Not pictured: an improved carbon microphone. It featured a larger wooden box of similar design, mounted on a wooden pedestal, resembling some of the early telephone boxes seen in old photos (late 1800s) and silent movies. Granulated carbon packed into a tiny button would vibrate in the box to produce the signal.
Above: a metal double-button carbon microphone made by Western Electric, Model ET3, formerly used at radio stations. It has a metal base with a hoop loaded with an 8-spring shock mount ,centering a hockey puck-shaped disc that holds the diaphragm element touching a small button filled with carbon. Sound vibrates the diaphragm, which excites the carbon particles in the button that transmit the sound by changing the signal being sent to the microphone. The power requirement ranges from 6-12 volts. This design became very popular in the 1920s. Photos of movie stars like Gloria Swanson were taken with double-button microphones, which became the US industry standard for the era. (Courtesy of Wikimedia Commons/Daderot.)
Above: a candlestick microphone. Reminiscent of a tabletop telephone from the 1900-1920s period, it was made from polished brass by Western Electric. (Courtesy of Wikimedia Commons/Joe Haupt.)
The carbon mics are classified by Massy as “non-directional” as they are neither unidirectional nor omnidirectional.
Not pictured: an early European carbon microphone (1878) by Siemens and Holstein was called a “Butterstamp.” Used at the post office in Germany for transmitting over telegraph lines, it looks like a wooden candlestick with a wide top and a separate leather cover and leather-bound handle.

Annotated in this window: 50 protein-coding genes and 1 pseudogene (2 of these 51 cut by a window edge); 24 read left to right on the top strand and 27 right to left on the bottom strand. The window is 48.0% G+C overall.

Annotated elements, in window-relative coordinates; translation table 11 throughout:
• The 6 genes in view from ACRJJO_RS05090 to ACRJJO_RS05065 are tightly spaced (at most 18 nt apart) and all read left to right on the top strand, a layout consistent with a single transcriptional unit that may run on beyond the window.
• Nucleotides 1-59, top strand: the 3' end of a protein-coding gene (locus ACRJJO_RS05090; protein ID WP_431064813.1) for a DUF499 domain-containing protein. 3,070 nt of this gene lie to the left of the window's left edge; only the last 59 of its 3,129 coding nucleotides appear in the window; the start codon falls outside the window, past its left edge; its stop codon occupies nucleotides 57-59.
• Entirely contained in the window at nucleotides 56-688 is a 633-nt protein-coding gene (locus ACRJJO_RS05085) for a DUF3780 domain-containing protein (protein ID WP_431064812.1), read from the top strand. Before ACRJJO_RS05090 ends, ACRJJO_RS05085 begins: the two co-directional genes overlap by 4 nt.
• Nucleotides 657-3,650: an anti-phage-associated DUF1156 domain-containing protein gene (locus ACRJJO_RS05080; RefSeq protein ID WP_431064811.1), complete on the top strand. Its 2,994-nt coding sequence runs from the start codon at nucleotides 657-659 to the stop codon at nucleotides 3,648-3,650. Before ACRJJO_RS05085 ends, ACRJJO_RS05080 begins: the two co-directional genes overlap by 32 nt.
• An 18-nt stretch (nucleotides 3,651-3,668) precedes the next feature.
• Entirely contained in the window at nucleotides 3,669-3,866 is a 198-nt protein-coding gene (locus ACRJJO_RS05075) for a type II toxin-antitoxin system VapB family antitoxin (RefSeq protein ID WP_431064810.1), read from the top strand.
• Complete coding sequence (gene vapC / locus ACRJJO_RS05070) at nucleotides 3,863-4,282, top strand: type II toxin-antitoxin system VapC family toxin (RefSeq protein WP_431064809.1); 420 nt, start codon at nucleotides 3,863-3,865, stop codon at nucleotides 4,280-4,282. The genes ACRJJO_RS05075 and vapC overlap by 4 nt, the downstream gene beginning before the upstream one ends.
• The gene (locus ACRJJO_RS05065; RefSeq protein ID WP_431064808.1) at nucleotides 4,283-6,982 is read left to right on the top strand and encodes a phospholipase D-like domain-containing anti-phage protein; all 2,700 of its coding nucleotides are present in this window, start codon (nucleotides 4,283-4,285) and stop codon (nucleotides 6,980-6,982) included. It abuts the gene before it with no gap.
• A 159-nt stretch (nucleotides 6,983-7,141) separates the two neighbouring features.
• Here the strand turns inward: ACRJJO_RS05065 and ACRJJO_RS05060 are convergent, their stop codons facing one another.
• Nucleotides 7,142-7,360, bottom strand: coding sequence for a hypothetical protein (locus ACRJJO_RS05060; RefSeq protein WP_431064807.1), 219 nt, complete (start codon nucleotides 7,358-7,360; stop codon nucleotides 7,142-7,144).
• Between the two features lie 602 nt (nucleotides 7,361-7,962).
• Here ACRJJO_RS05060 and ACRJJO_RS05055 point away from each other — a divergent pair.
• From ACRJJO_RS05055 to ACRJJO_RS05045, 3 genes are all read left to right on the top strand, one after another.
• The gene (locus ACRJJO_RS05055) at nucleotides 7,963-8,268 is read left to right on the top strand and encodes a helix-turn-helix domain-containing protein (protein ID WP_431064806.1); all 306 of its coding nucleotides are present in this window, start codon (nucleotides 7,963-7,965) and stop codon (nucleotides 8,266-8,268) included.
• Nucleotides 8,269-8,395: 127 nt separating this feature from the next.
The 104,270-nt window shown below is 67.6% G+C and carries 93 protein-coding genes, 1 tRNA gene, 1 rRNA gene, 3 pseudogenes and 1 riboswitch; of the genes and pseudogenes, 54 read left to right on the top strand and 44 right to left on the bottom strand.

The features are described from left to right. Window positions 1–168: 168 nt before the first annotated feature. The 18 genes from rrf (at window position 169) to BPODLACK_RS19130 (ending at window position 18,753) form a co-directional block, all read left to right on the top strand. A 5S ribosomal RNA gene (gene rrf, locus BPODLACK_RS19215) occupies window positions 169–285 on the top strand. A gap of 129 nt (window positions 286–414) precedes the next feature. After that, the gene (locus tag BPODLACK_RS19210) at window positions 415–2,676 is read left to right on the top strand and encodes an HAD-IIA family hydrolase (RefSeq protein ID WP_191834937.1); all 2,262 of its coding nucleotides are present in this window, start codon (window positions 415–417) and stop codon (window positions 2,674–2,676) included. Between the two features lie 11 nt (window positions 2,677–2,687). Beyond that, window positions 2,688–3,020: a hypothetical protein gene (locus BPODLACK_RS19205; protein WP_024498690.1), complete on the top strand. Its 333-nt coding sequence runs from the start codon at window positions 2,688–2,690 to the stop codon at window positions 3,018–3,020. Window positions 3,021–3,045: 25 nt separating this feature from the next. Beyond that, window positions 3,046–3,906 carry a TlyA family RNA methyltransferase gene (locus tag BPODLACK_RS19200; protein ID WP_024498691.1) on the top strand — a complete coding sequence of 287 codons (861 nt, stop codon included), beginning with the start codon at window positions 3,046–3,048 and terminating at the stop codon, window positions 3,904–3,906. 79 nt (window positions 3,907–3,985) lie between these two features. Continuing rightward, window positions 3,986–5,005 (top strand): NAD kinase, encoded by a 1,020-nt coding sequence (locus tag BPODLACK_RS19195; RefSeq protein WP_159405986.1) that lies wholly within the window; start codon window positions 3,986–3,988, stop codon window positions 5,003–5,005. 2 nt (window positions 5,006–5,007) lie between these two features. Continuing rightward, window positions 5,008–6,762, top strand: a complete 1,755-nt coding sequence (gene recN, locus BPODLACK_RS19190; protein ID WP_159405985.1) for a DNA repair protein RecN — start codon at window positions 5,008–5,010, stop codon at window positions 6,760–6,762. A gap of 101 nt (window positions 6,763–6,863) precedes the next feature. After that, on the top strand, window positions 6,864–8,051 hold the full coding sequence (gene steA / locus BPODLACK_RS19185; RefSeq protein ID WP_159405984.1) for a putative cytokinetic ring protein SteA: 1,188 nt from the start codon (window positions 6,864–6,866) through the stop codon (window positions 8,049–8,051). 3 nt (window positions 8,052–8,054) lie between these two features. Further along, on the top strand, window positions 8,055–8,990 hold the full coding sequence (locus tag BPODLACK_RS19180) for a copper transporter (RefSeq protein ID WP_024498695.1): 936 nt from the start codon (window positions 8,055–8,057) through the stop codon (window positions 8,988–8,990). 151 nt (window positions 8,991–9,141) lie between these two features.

Not pictured: a German Reisz Type 104 coal microphone. (Europeans refer to carbon mics as “coal” mics.) It is shaped like a jewel box with a large but very thin layer of carbon particles that vibrate a rubber membrane diaphragm. The case is made from hollowed marble, making it quite heavy. These types of mics were used by Josef Stalin and the UK royal family, among others.
The Reisz microphone was actually developed by one of its young employees, George Neumann, while Eugen Reisz was on vacation.
Above: an improved Reisz type mic built by the Marconi laboratory in London. Marconi refined the design with an octagonal shape and smaller surface area. Massy found one in the EMI London archives with gold filigree ornamentation that had been built for the Queen Mother for her radio addresses. (Image courtesy of Wikimedia Commons/Jan Kameníček, cropped to fit format.)
Massy compares Reisz mics to that of old telephones: limited fidelity but rugged. One of Massy’s music production tricks is to take the carbon mics from old thrift store telephones and wire them up in the studio for recording to get a unique, limited-frequency radio transmission sound.
The condenser mic was invented by E.C. Wente at Westinghouse in 1920. It was the first mic to contain two charged plates with one of them acting as the diaphragm, while the signal was generated from the variance in signal between the moving and stationary plates.